The Devourers

by Indra Das
Reviewed by SA

The second I read “werewolf” on the first page, I was ready to put this down. Thank god I kept on reading, because this is NOT a werewolf story: no, this novel is something much more. It’s incredible, unique, unforgettable in so many ways. If you’re a fan of indian folklore, and aren’t afraid of some pretty hard topics, then you’re going to need this book right away.

CW/TW: Sexual Assault, Rape. 

Summary27245999

For readers of Neil Gaiman, Margaret Atwood, China Mieville, and David Mitchell comes a striking debut novel by a storyteller of keen insight and captivating imagination.

On a cool evening in Kolkata, India, beneath a full moon, as the whirling rhythms of traveling musicians fill the night, college professor Alok encounters a mysterious stranger with a bizarre confession and an extraordinary story. Tantalized by the man’s unfinished tale, Alok will do anything to hear its completion. So Alok agrees, at the stranger’s behest, to transcribe a collection of battered notebooks, weathered parchments, and once-living skins.

From these documents spills the chronicle of a race of people at once more than human yet kin to beasts, ruled by instincts and desires blood-deep and ages-old. The tale features a rough wanderer in seventeenth-century Mughal India who finds himself irrevocably drawn to a defiant woman—and destined to be torn asunder by two clashing worlds. With every passing chapter of beauty and brutality, Alok’s interest in the stranger grows and evolves into something darker and more urgent.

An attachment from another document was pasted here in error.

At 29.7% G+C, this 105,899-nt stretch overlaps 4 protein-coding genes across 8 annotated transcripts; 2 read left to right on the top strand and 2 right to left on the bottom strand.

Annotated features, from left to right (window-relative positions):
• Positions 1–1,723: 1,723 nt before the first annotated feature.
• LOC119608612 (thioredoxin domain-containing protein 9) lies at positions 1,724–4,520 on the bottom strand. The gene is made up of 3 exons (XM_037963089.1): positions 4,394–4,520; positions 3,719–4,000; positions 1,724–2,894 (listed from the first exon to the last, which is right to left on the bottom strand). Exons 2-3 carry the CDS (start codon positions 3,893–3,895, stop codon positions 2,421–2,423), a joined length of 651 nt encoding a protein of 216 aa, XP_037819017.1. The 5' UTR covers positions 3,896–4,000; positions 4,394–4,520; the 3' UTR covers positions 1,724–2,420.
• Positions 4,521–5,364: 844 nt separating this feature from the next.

Shifting dreamlike between present and past with intoxicating language, visceral action, compelling characters, and stark emotion, The Devourers offers a reading experience quite unlike any other novel.

It is the story of Alok, a lonely professor in India, who is approached by a stranger who wants him to type up an old manuscript. It’s the story of Fenrir, the story of Cyrah, the story of the stranger, and the story of Alok, all at once, each one flowing into the other effortlessly.

It was interesting to see the trope of werewolves in such a way. Only they’re not werewolves, they’re shape shifters, but it’s complicated. Their race has a culture, has a history, has rules and dogmas. And it’s so vastly complex it’ll make you rethink any story you’ve heard of them, ever. For it to be set in India only makes it more interesting.

What marked me most about this novel was really how it did deal with rape. Not once is it defined as anything but. The way the novel deals with monsters and man intertwines with this, and heck I don’t want to spoil it, but let’s just say this marked me and will probably be a passage I will never forget.

This novel is complex. Unique. It really is unlike anything else I’ve ever read. The last chapter left me shaking. If you’re looking for something incredible to read, well, you’ve got it.

Comes out today from Random House.

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